iNaturalist for Master Gardener Volunteers Opens February 6th iNaturalist is one of the world’s most popular nature apps. This class will help you engage with the iNaturalist community, connect with other gardeners on our iNaturalist project page, and learn to identify the wild plants and animals around you, Although iNaturalist can be used to identify a broad diversity of organisms, this particular class will focus on insects and wild plants. Note: if you are interested in taking this class to learn to identify insects, and will be using a cell phone to take and upload images to iNaturalist, you may want to consider purchasing an inexpensive macro lens that can help you capture better images of small insects. REGISTER HERE
Garden Woody Plant ID with the OSU Landscape Plants Database Opens February 5th Plant identification is vital for a variety of things, from ensuring your garden thrives to helping clients at the Plant Clinic figure out what plant they are working with. This module will introduce you to the OSU Landscape Plants Database. We’ll go through the database together to learn how you can use this simple but very effective tool for identifying woody plants in your landscape, or those of clients. REGISTER HERE
Best Practices for Online Plant Clinic Opens February 12th As a Master Gardener volunteer or trainee, you’re familiar with the role and function of in-person plant clinic. Your county may have recently adopted or may be in the process of adopting an online or remote plant clinic. In this online environment, some may find it challenging to research problems and communicate with clients and fellow volunteers. In this short course, you will gain knowledge and skills that connect your existing plant clinic skills to tools in your county’s online plant clinic. This course is suitable for all levels of experience with plant clinic. REGISTER HERE
Learning How to Use the Extension Client Contact Online (ECCO) Tool in Plant Clinic Opens February 12th In this course you will learn how to use the Extension Client Contact Online (ECCO) tool, an online record keeping tool and database for your plant clinic clients. This module will cover how to set up a login, how to enter a new client’s information and their question(s), and how to use the database to search out clients, or specific questions using filters such as plant name, keyword or questions topic. Additionally, this tool has a built in guide that can help improve your skill set in diagnosing plant damage. REGISTER HERE
Taking Your Master Gardener Social Media to the Next Level Opens February 19th Social media offers many opportunities for OSU Extension Master Gardener volunteers to promote and share local events and meetings, but it also can connect gardeners in your region to a plethora of resources and is a great form of community building. In this course we’ll go deeper into how to use Facebook to connect with broader audiences, and we’ll tap into Instagram and even Nextdoor. We’ll identify how to enact the great skills we have in-person with the public to social networking platforms, and how to work as teams with other Master Gardener volunteers to coordinate your efforts. Maybe you’ll be the next big influencer! REGISTER HERE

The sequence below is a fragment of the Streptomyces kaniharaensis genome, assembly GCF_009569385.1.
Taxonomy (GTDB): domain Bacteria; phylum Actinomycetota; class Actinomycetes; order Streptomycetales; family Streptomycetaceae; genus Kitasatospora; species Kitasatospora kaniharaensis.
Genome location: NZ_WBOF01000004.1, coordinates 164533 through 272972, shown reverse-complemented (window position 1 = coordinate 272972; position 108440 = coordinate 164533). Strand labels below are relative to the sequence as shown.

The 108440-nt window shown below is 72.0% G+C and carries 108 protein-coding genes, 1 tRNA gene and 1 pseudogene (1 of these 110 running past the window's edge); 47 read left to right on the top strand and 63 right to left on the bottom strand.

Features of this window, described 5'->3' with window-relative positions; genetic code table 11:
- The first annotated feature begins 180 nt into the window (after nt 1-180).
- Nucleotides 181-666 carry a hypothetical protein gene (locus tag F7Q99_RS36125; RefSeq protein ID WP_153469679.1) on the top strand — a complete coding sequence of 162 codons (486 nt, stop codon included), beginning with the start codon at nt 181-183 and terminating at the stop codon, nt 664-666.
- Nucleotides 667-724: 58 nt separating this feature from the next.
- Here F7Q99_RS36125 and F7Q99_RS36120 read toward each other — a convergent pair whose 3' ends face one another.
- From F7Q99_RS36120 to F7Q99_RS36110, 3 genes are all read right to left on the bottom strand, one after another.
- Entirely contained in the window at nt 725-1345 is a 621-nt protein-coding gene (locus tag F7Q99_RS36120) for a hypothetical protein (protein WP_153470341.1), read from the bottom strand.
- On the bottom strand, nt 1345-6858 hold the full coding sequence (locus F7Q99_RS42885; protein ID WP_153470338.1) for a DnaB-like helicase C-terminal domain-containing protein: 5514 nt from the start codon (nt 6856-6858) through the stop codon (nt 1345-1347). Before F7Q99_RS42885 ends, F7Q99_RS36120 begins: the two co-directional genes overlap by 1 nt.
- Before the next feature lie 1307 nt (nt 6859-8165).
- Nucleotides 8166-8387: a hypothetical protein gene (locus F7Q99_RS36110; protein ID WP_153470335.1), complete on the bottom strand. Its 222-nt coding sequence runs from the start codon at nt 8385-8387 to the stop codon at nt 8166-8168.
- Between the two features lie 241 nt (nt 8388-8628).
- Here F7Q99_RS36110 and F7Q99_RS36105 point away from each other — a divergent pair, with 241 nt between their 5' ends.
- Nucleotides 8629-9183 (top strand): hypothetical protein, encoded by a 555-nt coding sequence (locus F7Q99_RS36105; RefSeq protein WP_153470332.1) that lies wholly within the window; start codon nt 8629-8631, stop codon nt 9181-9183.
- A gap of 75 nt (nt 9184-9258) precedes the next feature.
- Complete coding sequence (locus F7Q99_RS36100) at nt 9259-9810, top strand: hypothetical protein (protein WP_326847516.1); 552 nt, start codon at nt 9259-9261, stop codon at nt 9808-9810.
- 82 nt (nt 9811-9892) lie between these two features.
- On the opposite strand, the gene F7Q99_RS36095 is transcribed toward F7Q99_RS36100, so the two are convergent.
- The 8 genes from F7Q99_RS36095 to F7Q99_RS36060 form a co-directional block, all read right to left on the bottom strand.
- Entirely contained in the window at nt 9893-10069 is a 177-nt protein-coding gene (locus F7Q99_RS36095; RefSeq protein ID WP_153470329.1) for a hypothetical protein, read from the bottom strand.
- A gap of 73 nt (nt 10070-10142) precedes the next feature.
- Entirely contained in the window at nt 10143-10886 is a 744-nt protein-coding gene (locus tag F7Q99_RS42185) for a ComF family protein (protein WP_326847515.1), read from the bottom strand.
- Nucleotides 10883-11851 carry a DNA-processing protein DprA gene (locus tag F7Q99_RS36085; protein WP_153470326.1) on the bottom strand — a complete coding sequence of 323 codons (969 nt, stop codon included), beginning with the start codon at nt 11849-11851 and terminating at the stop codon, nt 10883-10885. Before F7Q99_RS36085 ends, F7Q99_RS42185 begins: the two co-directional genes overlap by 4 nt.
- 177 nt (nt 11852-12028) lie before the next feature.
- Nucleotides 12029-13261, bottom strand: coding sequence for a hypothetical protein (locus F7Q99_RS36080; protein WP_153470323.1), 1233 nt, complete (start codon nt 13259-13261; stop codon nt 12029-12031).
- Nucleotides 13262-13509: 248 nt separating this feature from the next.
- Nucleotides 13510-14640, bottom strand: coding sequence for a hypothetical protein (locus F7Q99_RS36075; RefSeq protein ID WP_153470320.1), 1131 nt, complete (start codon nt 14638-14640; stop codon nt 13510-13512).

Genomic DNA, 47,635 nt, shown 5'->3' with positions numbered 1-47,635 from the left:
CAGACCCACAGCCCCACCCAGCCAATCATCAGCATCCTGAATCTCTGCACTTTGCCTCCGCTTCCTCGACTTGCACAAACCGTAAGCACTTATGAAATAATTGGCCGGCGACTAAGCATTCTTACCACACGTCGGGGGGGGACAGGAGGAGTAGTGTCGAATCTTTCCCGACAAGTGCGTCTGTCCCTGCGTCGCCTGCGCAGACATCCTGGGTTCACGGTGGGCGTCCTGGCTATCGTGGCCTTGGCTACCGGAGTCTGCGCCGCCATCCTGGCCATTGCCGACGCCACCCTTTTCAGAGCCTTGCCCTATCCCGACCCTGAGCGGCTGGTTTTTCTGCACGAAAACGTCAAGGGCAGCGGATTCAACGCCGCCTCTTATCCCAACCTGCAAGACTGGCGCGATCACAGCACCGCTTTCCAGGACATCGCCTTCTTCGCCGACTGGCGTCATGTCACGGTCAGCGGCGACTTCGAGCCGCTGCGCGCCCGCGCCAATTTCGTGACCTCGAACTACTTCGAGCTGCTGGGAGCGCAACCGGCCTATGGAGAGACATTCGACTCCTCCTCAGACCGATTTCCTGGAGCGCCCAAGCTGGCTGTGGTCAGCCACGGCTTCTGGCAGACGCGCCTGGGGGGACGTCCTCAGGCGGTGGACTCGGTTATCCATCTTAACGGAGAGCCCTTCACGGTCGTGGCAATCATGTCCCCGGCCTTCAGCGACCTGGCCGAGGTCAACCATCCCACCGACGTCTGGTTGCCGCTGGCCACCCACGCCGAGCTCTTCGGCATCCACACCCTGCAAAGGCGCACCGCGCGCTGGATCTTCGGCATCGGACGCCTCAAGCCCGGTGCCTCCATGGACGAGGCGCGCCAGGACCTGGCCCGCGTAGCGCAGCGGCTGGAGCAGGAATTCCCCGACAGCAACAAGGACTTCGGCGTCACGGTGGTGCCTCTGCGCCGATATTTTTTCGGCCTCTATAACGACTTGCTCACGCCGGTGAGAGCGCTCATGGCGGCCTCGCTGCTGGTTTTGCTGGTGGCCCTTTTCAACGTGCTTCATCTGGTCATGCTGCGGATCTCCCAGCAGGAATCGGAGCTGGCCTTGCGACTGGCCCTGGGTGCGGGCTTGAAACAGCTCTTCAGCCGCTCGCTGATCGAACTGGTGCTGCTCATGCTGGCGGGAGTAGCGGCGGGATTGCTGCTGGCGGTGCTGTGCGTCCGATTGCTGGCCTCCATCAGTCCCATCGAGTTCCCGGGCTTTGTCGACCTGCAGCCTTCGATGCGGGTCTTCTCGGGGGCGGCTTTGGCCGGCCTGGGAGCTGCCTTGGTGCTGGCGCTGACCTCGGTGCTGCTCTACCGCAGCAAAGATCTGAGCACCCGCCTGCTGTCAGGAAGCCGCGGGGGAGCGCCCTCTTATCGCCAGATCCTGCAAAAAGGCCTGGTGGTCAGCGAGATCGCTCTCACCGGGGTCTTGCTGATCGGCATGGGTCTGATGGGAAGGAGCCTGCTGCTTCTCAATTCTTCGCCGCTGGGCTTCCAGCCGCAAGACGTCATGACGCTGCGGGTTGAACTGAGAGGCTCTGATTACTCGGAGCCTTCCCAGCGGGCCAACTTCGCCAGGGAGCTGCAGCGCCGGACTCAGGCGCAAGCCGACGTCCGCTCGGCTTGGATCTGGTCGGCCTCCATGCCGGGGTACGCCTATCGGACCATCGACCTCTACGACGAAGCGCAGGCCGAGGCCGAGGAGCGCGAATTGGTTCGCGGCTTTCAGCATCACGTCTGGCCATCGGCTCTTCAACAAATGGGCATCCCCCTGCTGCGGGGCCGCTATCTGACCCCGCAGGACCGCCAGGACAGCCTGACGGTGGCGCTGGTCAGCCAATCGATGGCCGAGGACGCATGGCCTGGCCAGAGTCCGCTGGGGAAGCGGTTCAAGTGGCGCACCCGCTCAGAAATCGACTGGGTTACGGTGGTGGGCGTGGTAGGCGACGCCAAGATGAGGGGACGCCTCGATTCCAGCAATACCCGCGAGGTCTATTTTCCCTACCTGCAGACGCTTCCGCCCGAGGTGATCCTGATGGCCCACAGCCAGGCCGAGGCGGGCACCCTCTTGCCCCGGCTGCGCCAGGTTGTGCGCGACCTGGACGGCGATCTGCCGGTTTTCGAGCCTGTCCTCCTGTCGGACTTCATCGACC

Best Practices in Youth Gardening Programs Opens February 26th As a Master Gardener volunteer, you will have the opportunity to work with youth in the garden. This module will cover the basics of Oregon State University’s Youth Safety & Guidelines, youth developmental stages, understand your role in building partnerships with youth, and develop garden-based education activities according to youth’s developmental stages. This short module is suitable for all Gardener volunteers with or without experience working with youth. REGISTER HERE
Superpower Your Educational Garden Opens February 26th This module is designed to inspire! We’ll be showcasing innovative educational outreach happening in educational gardens across the state (and beyond). We will share ideas for online outreach strategies to boost engagement with your demonstration/learning gardens and/or community gardens. Plus we’ll explore best practices to create engaging garden learning opportunities for both seasoned and newer Master Gardener volunteers. This module is organized by Brooke Edmunds (Extension Horticulturalist in Linn and Benton Counties) and Marcia McIntyre (Program Representative in the Portland metro area) and features a panel discussion with Master Gardeners from the Central Oregon, Multnomah and Washington County programs. REGISTER HERE
Community Science and the Master Gardener Program Opens March 5thNEW Opening Date: March 26th Community science is a type of scientific research or monitoring, where science professionals work closely with individuals or community groups to leverage local knowledge and insights, social learning, and collective action to help discover and disseminate new knowledge. Master Gardener volunteers are active and excellent collaborators on many community science projects across Oregon, and science professionals regularly seek out opportunities to work closely with Master Gardener volunteers on new projects. In this module, we explore how science works and how it relates to your garden. The overall aim is to deepen your understanding of the scientific process, and introduce you to several projects that you might participate in as a community scientist. REGISTER HERE